In my previous posts I put forward the first two of (what I believe are) three key attributes of any Learning Technologist (LT): kindness to yourself and others and (using the analogy of active noise cancellation) the ability to make sense of trends in technology and their impact on teaching, learning and assessment.
In what I guess is now a series, I ask what’s next, what comes after attitude and knowledge? For me, the answer is tools, and one tool in particular – The Question.
Is asking questions the most essential tool an LT has available?
The ability to ask the right ones at the right times to the right people is a skill, therefore like (nearly) any skill it can be acquired, practised and used in any scenario facing an LT. To explore the utility of questions, I’ll use three themes of LT work; technology, pedagogy, and strategy.
Technology: What happens when we don’t know the answer?
A common feeling amongst LTs (and likely similar roles) when we first start is one which I’m sure you’ll all recognise, frustration at not knowing all the answers. I’ve been there, I know our team of LTs have been there and I have little doubt future LTs in EE (Educational Enhancement) will have the same feeling. There’s only so much onboarding and official training one can do; sometimes you just need to get stuck in and give it a go. Embrace the chaos, remember?
The problem is, how do we help someone when we don’t know the answer? The solution: Ask questions. Lots of them. And if you think you’ve asked enough, ask another. Ask many questions – of your colleagues, of yourself, of the internet, of the people coming to you with the query… In scenarios where we need to support someone on an unfamiliar process, we can still probe the issue and gather intel to help us ask the right questions of our experienced colleagues.
- When does the issue happen?
- Is it happening to everyone?
- Can you give me an example?
- Has it happened before?
- Who reported it?
These questions don’t require any knowledge of the process or the platforms, but they’ll get you closer to understanding the where an answer might be.
Pedagogy: How can we clarify what’s needed?
Imagine you’re asked about supporting a module convenor to improve student satisfaction on the module. They want to improve engagement during contact hours and create a better sense of community amongst the students. There is a lot to unpack here, so where do you start?
With questions of course! Are students saying they feel a lack of community or are they not turning up to lectures (which is often – rightly or wrongly – used as an indicator of engagement)? Or is this being assumed through stats on VLE usage, for example? Each one of these has different routes to explore potential resolutions but only by asking clarifying questions can we know which route to take.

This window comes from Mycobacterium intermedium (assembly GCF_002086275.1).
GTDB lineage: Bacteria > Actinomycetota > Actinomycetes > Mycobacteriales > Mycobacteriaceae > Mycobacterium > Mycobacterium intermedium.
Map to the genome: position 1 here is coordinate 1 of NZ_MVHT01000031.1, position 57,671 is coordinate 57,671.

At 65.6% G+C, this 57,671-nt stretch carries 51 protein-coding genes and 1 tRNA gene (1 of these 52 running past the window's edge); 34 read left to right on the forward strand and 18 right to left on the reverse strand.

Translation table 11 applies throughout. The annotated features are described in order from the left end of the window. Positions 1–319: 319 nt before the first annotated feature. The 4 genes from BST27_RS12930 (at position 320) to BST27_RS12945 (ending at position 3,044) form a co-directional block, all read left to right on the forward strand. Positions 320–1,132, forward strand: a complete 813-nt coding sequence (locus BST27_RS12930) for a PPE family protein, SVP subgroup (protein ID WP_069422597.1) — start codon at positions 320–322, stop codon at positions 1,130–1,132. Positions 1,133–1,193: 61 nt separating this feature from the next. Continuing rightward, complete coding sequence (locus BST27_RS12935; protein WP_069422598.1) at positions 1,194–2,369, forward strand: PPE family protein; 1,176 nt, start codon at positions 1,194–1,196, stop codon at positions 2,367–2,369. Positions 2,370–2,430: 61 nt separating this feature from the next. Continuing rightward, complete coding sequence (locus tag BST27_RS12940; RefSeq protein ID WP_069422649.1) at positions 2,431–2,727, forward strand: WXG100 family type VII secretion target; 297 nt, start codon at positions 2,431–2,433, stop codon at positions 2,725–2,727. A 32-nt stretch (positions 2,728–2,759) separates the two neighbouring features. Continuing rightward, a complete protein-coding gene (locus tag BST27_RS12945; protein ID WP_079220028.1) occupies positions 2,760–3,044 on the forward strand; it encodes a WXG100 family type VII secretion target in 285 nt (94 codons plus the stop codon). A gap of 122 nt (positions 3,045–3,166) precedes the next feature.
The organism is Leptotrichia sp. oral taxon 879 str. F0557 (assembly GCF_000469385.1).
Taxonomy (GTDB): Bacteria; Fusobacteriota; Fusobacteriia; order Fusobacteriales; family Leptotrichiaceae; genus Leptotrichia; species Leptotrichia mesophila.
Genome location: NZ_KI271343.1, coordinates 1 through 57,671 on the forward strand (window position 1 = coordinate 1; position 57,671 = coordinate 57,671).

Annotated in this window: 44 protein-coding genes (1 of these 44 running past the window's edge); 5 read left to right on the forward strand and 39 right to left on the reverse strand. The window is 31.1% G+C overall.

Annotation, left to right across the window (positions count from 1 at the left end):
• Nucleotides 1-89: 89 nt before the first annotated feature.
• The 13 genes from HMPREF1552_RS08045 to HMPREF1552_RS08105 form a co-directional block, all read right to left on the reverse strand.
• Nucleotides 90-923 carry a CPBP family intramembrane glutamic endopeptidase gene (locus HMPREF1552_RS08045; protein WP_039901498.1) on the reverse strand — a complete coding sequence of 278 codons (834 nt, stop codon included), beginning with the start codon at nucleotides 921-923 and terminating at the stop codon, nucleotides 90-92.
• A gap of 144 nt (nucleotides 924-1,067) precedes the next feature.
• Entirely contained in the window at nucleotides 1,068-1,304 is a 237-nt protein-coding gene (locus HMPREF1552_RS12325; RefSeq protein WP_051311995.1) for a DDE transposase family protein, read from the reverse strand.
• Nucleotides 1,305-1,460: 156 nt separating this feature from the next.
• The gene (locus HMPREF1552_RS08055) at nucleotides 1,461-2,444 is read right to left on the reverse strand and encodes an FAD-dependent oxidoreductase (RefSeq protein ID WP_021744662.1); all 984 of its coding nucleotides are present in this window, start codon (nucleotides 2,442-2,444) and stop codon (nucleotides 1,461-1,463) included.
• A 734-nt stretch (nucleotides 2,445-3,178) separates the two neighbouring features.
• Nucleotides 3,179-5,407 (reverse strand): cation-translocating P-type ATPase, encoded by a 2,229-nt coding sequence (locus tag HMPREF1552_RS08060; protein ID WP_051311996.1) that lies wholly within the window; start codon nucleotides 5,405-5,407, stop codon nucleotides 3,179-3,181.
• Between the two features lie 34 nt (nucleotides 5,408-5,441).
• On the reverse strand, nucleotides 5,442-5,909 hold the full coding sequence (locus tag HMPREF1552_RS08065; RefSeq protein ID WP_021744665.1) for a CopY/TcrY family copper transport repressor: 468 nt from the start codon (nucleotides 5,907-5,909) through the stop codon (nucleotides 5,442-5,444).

Even then, we still need to find out more before we can start to suggest solutions. We need the parameters for any interventions, the level of skills that exist within them or their students, we might need to come back to the LOs, what are students saying about the module, is this written somewhere? What has been tried already? Is there anything they’ve seen elsewhere they’d like to try, and so on.
Strategy: When is the right time to question everything?
When it comes to conversations around conventions, processes, updates, initiatives, future developments, or (perhaps especially) when you hear the phrase, “but this is how we’ve always done it”, typically the only answer is to question everything with my two personal favourites: “Why?” and “What if?”
To be clear, I don’t mean super broad, super long-term organisational strategy stuff here (though it does also apply). For this, we’re still focusing on the day-to-day of a Learning Technologist and our direct areas of influence. I mean the times when we get involved in updating processes, best practice, curriculum design, best use of the VLE, that kind of stuff.
When horizon scanning for opportunities as technologies develop, it is useful constantly to revisit these conversations with a “What if?” or a why?” For example, we wanted our VLE (Virtual Learning Environment) to be as accessible, easy to navigate and as inclusive as possible for students, but we also wanted it to be easy to update and manage for staff. To achieve this we have module templates but there is still an inconsistent experience across schools and devices and some elements are difficult to update. So our LTs – ever excellent and ever questioning – noted the ability to auto-apply templates in Canvas and, as a team, asked “Why can’t we force-apply the template to all modules? What if all schools had a consistent, easy to update, accessible template?” This in turn led to a review of the Canvas pages, prompting further questions such as “Why do we need all that stuff on the home page?” Such questions also help us identify the opportunity costs of not doing stuff: What if we don’t make our sites more consistently applied and more accessible?
Is it that simple?
Yes, I think it is. It is likely your LT is asking more questions with you than you are of them, whilst that might feel counter-intuitive, it tells you that they are doing their job very well.
So, how good are questions? In my view they are very good indeed. After all, questions help us:
- When we don’t know the answer and give us agency in situations where we might feel helpless.
- Unpack complex, ambiguous queries, enabling us to provide more sustainable and more appropriate guidance.
- Interrogate existing practice as and when new technologies arise. This should be a constant activity in the minds of an LT.
Kindness, sense-making and the ability to ask the right questions. That right there, in my humble opinion, is the secret sauce of a great LT.
Are there any you would add, do you disagree with any of these, I’d be very interested in your thoughts, let us know in the comments. Remember – be kind…